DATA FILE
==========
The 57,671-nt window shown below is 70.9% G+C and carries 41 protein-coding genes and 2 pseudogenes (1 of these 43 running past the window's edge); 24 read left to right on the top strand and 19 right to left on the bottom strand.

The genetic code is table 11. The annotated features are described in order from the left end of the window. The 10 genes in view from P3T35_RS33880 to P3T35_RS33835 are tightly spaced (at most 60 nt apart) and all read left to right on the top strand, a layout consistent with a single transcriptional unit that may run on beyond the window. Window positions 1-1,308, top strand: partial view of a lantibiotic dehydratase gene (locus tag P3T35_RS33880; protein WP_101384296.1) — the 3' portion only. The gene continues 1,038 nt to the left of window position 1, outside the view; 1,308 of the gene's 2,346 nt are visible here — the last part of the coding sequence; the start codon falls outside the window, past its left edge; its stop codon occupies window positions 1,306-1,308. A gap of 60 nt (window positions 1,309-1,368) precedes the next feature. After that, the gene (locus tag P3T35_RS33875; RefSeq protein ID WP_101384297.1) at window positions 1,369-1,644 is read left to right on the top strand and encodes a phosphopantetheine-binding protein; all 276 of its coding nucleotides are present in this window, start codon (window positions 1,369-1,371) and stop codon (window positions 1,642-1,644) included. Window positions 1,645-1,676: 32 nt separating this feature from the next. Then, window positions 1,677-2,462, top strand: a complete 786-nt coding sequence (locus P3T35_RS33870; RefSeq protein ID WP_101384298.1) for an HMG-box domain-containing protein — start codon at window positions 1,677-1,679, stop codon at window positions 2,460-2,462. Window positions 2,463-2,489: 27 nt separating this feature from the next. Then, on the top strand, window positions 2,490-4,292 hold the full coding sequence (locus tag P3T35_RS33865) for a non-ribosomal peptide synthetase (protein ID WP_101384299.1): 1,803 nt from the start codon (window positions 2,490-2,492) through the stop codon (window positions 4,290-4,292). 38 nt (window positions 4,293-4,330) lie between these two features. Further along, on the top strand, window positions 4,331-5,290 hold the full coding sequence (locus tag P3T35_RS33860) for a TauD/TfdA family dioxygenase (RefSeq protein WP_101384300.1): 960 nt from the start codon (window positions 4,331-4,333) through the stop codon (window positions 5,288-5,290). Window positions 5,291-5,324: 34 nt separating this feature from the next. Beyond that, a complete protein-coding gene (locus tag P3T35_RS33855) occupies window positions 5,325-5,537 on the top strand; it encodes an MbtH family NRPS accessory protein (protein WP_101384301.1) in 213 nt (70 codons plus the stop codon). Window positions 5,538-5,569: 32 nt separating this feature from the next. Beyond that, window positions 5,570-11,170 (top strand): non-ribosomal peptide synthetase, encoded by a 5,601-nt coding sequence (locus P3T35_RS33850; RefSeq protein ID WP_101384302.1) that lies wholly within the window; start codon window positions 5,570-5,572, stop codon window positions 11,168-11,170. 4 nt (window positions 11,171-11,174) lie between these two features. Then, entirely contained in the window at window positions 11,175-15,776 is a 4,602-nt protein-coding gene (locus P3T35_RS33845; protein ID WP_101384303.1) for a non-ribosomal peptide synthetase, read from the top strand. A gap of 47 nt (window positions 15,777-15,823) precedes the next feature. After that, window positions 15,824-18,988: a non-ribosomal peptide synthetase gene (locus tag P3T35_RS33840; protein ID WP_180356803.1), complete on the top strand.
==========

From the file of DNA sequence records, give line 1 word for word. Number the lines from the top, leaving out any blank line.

The 57,671-nt window shown below is 70.9% G+C and carries 41 protein-coding genes and 2 pseudogenes (1 of these 43 running past the window's edge); 24 read left to right on the top strand and 19 right to left on the bottom strand.